Living through highs and lows as a steelheader: Making the best of our bad situation

In Washington by John McMillan

Triumph to tragedy.

That’s one way to describe my journey as a steelheader. Or perhaps, like Benjamin Button lived, old to young.

It’s had a strong effect on my outlook as both an angler and a scientist.

Yet, my steelhead sojourn also has offered me opportunities that I would not otherwise have indulged in. The lessons from those experiences are the reason I’m taking a different approach to my fishing this year.

I reached my teenage years during the mid- to late-1980s, not long after the Miracle on Ice, when music was awesome, and ocean survival was unusually high (relative to historic averages) for steelhead. 

Each summer morning, I walked 10 yards to the river behind our house and fished my way downstream one mile. I then walked back to the house, grabbed my bike, and rode several miles upstream before fishing my way back downstream. I typically didn’t make it home until after dark. Those were long, glorious days.

There was nothing like summer steelhead combined with AC/DC and Blue Oyster Cult.

John McMillan, age five, with a wild Columbia basin summer steelhead.
Image: Bill McMillan

Alas, it all turned to ashes in the 1990s. Ocean survival plummeted, climate change effects began to intensify, grunge and Cobain took over, and bounty turned to scarcity.

For some strange reason the pattern followed me to the Olympic Peninsula (OP). In 1998, my first winter living in Forks, the Quillayute watershed returned 18,896 wild winter steelhead.  I was shocked by the number of steelhead I saw snorkeling and fishing. 

The next year was even more remarkable, with a run size of 21,021 wild winter steelhead. One day while snorkeling that year I counted almost 100 adult steelhead in a single large pool that was approximately 400m long. Half of them were stacked under a huge boulder, hiding during a period of low flows.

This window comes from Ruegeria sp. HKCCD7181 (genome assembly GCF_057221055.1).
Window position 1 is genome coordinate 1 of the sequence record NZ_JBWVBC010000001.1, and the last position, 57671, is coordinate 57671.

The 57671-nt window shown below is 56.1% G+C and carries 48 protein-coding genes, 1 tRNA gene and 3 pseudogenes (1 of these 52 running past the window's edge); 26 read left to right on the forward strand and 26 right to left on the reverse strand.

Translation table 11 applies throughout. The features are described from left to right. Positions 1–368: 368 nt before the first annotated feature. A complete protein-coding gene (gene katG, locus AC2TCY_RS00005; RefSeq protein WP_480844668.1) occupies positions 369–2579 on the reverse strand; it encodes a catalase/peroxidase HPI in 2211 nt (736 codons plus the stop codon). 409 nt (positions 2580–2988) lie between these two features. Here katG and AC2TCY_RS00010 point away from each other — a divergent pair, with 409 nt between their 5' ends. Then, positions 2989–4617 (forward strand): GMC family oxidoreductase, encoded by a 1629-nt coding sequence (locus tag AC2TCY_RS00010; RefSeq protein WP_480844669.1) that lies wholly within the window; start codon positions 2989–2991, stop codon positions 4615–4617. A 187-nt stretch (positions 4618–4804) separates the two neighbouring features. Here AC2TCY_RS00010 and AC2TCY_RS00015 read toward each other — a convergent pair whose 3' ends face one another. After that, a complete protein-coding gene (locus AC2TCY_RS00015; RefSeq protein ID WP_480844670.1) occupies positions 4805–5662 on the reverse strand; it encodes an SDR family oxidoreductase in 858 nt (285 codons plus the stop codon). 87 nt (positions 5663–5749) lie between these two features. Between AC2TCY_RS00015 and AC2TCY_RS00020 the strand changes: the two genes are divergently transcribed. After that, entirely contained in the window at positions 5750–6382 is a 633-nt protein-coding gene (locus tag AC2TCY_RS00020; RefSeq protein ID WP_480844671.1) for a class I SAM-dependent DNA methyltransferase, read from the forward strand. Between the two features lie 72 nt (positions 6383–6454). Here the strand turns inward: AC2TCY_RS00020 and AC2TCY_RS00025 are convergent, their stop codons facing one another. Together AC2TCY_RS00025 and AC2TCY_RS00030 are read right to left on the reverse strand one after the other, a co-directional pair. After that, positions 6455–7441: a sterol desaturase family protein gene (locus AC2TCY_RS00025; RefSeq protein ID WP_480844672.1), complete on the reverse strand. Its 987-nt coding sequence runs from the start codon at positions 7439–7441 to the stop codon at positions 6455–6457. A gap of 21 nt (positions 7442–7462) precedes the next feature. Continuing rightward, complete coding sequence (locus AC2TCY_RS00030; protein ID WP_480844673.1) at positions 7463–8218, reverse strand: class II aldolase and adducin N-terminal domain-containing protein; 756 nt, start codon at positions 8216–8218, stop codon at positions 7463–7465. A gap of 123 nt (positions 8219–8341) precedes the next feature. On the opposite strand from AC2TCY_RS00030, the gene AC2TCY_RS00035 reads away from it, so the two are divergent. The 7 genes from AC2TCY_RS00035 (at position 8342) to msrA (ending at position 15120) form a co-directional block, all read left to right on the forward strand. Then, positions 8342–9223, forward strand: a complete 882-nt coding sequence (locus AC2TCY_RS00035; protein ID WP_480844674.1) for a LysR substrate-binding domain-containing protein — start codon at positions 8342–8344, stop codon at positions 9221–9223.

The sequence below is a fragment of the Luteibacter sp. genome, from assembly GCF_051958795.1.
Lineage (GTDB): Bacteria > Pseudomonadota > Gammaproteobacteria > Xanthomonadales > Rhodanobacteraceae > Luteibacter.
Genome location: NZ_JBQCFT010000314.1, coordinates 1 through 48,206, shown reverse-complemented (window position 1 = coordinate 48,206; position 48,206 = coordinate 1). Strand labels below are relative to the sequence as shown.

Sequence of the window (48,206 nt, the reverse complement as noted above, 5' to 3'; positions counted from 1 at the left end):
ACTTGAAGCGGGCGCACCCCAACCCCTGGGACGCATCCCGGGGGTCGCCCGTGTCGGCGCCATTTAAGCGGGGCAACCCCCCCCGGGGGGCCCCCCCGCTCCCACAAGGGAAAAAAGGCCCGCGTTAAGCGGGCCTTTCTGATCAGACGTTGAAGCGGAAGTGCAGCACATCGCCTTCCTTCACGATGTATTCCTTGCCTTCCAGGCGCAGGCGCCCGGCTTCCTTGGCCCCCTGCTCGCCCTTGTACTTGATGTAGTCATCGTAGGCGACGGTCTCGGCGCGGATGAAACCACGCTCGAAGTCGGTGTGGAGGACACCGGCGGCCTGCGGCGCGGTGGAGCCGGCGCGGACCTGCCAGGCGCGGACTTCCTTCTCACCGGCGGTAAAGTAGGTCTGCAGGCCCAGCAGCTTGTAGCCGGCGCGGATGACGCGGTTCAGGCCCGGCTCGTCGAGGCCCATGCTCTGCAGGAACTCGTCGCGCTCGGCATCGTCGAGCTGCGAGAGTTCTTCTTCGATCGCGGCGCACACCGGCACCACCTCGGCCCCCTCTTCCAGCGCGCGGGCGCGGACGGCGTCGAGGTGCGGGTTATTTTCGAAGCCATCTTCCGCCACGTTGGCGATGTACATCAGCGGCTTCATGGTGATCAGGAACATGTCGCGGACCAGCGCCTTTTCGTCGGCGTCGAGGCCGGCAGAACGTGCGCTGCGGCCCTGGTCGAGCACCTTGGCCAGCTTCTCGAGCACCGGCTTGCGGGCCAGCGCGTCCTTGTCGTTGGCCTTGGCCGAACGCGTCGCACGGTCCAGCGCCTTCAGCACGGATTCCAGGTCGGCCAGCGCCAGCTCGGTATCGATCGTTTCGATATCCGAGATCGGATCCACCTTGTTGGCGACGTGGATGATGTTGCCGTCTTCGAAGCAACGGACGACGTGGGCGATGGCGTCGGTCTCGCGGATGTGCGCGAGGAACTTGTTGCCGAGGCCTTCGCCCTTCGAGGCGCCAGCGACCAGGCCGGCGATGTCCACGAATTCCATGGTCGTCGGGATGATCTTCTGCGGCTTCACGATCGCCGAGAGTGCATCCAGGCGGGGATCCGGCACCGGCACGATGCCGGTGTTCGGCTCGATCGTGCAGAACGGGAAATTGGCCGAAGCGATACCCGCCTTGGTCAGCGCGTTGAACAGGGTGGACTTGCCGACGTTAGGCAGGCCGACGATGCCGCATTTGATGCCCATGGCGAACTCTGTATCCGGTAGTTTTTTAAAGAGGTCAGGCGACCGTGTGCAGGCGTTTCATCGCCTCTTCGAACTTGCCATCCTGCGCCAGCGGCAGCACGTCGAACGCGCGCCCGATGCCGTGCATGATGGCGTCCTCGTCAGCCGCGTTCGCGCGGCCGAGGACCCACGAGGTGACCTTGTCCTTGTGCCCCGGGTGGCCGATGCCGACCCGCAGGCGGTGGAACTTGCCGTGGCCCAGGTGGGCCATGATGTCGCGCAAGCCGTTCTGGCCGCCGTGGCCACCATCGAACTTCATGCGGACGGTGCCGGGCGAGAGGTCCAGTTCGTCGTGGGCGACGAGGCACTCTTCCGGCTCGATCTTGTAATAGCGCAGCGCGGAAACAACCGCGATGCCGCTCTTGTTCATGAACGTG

Looking upstream on the Hoh River after a fresh snowfall on the Olympics.
Image: John McMillan

I fished every day I possibly could, arriving home in the dark, just as I did as a boy on the Washougal River. I was too excited and full of wonder to do anything other than snorkel, fish, or watch fish.

While landing a steelhead one day, a guide rowed over and asked if I needed help. I declined. He and his client watched me land the fish – it seemed a novelty to them. We then chatted for several minutes, mostly about steelhead. As they departed, the guide turned and said, “When my grandfather moved to Forks, he said there was a fish behind every rock and an elk behind every tree.”

I nodded. What better did I know?

I felt as though I had gotten a do-over. Fated to live in proximity to another great steelhead river, with others close by. No fear of imminent collapse of the fishery.

Alas, I counted my chickens before they hatched.

Run sizes of wild steelhead in the Quillayute have declined by more than half those numbers, to a mere ~8,000-9,000 steelhead over the past two years.

And statistically, winter steelhead populations in the Queets, Hoh, and Quinault Rivers are in long-term decline since the start of the modern period of record in 1980.  

As Michael Scott, of the television show The Office fame quipped, “Well, well, well, how the turntables….” 

After seven years of education and 25 years’ experience as a fishery scientist, however, I’ve come to appreciate that variability is just part and parcel of being a steelheader, or an angler of any salmonid.

Conditions change. Fish change. There is a natural ebb and flow in their productivity.

Still, as we outlined in our last post, this time is different. Scientifically speaking, there is a high level of overall uncertainty moving forward. Extremes have become more extreme. The world is warming. Our rivers and oceans are changing.

A wild hen that fell for the swung fly on Washington’s Olympic Peninsula.
Image: John McMillan

Now, I see that I need to change, again. The first decade I lived in Forks I fished an average of 100 days out of the 120-day season from January through April. I didn’t fish all day every day, but like my time on the Washougal as a teenager, I sought to maximize time on the water. The fish were abundant. There were, comparatively, few guides and far fewer visiting anglers.